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Coronavirus And A Possible Recession, What Will It Do To The Property Market?

The coronavirus pandemic has had an immediate effect on vast swathes of the world as we know it, from our employment to our food shopping, and – as entire industries grind to a halt – the economy. But what of the longer-term effects of this hopefully short-lived crisis?

In the property industry, the initial effects were swift and obvious. Social distancing requirements mean home moves have slowed dramatically; in fact, estate agency Knight Frank has predicted that over a third – 38% – of anticipated house sales in 2020 will be lost due to the coronavirus pandemic.

However, social distancing won’t last forever.

So when we are no longer hampered by physical restrictions, what will this mean for your home moving dreams? Unfortunately, it appears that the effects of the Covid-19 crisis are further-reaching than just stopping home moves themselves.

A Bank of England report showed that mortgage approvals fell to a seven-year low in March, and many mortgage lenders pulled product ranges from the market altogether, suggesting that banks may be more reluctant to lend in the current conditions – and a potential recession will do nothing to alleviate their fears.

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But is our economy going to go into recession?

Well, it’s certainly possible. One of the key indicators of a recession is the GDP, or gross domestic product, slowing down. This is a measure of the goods and services produced by a country within a particular period – and, during this period of extraordinary inactivity, it seems extremely likely that the UK’s GDP will be hard hit and property experts anticipate a slow recovery for the economy from 2021 onwards.

For those of you looking to move house, this will raise red flags. Selling your home in a recession, when house prices are more likely to be very low, can feel like a risk at best, and – at worst – mean losing out on equity you have spent many years building up. On top of this, economic crises can threaten job stability, making the risk of taking on a new, possibly larger, mortgage seem daunting.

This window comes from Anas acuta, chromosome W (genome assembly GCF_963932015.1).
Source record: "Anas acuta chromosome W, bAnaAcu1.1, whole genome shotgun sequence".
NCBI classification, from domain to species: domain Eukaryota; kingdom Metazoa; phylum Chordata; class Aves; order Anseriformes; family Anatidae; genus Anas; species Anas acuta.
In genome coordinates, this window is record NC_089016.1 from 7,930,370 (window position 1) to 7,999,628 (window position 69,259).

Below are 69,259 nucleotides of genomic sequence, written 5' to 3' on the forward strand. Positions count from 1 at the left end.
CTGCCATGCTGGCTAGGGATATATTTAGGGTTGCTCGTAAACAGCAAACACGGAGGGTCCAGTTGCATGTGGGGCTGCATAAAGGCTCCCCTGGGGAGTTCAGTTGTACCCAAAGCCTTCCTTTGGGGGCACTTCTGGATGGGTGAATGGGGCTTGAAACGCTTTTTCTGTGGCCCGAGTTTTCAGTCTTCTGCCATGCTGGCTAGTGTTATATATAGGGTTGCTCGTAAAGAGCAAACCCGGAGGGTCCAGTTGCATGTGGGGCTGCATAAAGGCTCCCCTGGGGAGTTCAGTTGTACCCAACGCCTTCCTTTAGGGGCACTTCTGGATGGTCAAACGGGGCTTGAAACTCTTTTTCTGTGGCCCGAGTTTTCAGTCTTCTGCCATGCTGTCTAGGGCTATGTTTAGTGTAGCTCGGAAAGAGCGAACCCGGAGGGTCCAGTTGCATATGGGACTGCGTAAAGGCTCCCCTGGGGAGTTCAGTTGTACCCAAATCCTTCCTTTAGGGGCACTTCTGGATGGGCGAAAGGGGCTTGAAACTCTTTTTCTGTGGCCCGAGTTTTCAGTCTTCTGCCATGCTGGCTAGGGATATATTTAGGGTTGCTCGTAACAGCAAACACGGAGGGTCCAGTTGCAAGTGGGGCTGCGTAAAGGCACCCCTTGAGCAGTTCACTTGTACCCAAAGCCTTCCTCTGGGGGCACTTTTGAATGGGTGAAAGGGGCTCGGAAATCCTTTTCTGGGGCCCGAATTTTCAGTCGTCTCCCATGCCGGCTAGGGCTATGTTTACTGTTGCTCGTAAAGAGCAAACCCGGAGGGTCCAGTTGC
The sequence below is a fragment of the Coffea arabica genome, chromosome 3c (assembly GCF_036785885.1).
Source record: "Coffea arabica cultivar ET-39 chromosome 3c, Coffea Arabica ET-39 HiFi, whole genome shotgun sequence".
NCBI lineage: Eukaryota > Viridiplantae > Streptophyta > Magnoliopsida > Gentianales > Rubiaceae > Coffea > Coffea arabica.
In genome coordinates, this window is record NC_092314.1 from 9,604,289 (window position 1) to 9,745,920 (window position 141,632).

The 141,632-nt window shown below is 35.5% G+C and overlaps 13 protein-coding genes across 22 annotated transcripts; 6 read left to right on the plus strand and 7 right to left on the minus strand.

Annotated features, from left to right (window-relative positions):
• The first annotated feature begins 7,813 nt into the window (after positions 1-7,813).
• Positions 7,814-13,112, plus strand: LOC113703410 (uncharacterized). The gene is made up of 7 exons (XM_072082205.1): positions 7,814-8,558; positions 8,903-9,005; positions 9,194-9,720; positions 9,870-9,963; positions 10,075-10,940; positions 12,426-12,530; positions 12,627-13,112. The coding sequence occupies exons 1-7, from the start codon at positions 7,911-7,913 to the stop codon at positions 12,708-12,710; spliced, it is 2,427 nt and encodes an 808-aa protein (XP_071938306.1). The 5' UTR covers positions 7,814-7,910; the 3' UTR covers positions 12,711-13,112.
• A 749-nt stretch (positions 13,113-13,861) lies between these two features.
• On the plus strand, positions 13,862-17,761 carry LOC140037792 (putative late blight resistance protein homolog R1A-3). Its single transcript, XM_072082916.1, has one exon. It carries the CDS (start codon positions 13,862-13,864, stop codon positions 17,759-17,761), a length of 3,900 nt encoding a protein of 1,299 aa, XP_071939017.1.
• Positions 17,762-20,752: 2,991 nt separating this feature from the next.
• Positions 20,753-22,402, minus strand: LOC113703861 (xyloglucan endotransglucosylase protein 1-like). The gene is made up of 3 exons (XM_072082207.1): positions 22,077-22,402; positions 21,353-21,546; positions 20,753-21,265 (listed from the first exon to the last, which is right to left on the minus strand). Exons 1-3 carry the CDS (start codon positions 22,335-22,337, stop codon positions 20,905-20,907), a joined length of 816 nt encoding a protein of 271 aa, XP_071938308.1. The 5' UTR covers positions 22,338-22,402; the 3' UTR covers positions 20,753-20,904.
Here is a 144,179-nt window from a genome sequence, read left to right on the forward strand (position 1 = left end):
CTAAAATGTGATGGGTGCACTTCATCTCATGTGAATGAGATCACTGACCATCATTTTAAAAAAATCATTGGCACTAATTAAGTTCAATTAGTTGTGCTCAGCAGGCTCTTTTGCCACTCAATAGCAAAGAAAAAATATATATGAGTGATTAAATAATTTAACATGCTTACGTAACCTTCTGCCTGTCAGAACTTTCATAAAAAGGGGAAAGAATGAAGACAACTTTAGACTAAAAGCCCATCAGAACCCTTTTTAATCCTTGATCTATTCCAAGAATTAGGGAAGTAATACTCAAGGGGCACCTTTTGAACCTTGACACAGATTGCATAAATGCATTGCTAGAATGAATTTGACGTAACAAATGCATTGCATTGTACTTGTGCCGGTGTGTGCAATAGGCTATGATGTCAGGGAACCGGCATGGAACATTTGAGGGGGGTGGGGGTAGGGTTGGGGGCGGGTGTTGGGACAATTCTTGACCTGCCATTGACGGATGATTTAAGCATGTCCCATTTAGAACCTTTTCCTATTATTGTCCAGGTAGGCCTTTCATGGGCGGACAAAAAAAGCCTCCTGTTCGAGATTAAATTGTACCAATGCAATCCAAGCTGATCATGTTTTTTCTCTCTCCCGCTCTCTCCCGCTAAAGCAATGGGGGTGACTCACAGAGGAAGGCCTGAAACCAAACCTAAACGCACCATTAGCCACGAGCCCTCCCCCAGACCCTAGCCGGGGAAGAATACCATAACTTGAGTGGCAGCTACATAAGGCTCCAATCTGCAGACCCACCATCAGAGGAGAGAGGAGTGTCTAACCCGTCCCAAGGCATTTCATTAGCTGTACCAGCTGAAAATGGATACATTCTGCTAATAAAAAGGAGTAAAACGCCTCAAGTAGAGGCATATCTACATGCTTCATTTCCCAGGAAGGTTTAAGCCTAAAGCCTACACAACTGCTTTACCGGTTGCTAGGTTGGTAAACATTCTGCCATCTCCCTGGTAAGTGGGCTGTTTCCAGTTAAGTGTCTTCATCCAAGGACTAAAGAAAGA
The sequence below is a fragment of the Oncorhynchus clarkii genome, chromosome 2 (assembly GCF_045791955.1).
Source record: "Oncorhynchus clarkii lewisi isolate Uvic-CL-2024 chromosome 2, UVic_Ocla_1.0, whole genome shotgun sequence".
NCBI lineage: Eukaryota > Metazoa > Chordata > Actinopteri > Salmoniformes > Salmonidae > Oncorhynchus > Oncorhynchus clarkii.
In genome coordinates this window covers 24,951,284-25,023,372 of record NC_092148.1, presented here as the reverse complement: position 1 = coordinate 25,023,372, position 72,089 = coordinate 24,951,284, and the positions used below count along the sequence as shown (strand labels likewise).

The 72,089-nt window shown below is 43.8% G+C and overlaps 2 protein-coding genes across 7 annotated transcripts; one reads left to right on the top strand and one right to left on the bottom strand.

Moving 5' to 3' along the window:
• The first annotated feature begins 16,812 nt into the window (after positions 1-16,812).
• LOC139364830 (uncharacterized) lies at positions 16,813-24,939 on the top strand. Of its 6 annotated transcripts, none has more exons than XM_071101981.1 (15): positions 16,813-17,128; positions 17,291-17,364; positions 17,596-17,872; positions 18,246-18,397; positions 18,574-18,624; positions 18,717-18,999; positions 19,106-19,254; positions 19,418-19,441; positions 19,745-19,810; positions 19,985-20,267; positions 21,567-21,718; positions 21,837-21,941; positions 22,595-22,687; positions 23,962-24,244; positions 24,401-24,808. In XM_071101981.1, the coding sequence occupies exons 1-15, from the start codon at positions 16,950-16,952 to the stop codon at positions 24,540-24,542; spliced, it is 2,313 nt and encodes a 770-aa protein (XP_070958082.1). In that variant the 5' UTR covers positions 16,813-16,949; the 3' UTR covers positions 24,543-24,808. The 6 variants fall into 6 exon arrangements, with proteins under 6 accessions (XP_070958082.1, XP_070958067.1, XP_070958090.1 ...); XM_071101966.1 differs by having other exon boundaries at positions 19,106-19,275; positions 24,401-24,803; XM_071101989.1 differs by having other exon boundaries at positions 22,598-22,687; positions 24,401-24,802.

So how can you maximise your home’s potential now with an eye on the future of the property market?

If the market is due to pick up slowly across 2021, many sensible would-be home movers will be deciding to make the most of their current home for several more years in order to protect their equity and buy when stability has returned to the market. The best way, then, to futureproof yourself for a future seller’s market is to add value to the home you own now and reap the rewards in the coming years.

A DIY boom has been predicted as homeowners opt to improve, rather than move. But for those who are seeking extra space in their homes, a home extension is a practical choice. An extension is a relatively inexpensive way to create new space compared to moving to a larger property altogether. And whether the extension is going to be used to create extra living space, an additional bedroom, or another bathroom, it will add value to your home. Once the property market stabilises and you’re confident about putting the For Sale sign back up, you could have increased your home’s value by tens of thousands of pounds, as well as having given your home that little extra something for buyers to swoon over.

Another benefit of adding an extension to your existing home is that ‘new’ feeling in a familiar setting – homeowners who were previously itching to book the removal vans may find that an extension gives their space a new lease of life!

With the added value an extension brings to your future selling price, and with a few turbulent years ahead for the property market, falling in love with your own home all over again may be the best (and most sensible) choice you can make.

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Published | 15 May. 2020

Coronavirus And A Possible Recession, What Will It Do To The Property Market?

Planning the journey with us

Get a free quote with our professional advice for your plan